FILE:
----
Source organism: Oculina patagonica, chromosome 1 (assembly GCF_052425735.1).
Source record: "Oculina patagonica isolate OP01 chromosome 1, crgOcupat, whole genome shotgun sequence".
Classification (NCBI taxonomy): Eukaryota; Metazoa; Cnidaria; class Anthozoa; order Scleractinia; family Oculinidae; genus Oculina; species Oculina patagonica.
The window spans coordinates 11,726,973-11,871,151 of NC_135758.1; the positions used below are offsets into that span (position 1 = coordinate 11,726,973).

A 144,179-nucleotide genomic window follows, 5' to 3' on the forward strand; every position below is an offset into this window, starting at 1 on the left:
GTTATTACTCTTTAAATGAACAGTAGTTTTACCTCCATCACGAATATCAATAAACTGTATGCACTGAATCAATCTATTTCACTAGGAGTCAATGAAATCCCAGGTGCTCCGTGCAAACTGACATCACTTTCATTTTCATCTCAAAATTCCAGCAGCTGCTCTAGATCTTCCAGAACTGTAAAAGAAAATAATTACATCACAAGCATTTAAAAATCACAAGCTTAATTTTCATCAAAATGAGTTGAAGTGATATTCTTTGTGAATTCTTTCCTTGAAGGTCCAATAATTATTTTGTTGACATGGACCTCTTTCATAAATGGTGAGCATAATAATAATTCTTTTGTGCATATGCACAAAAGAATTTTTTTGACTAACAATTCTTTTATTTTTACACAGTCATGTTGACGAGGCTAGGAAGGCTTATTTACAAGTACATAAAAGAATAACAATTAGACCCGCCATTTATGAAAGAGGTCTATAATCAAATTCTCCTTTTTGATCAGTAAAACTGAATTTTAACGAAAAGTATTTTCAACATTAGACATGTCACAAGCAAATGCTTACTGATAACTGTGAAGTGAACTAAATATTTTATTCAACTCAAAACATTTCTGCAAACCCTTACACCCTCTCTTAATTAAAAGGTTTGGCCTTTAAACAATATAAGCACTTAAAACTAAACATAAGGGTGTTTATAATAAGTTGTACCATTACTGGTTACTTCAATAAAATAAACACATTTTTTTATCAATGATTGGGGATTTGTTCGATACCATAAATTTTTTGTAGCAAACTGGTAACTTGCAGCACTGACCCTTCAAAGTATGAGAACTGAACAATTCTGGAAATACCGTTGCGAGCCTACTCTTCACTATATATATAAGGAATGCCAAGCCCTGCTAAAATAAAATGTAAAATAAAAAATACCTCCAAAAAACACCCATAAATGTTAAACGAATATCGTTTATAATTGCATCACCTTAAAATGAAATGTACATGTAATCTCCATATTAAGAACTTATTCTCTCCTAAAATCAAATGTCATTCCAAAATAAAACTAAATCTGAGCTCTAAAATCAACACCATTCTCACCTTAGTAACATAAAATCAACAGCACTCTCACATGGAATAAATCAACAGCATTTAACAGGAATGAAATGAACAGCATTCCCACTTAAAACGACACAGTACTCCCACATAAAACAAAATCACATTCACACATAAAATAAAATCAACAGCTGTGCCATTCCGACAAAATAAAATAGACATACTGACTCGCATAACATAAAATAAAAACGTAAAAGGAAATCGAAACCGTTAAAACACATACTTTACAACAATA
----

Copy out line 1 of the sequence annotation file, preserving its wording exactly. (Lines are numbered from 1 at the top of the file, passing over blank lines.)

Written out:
Source organism: Oculina patagonica, chromosome 1 (assembly GCF_052425735.1).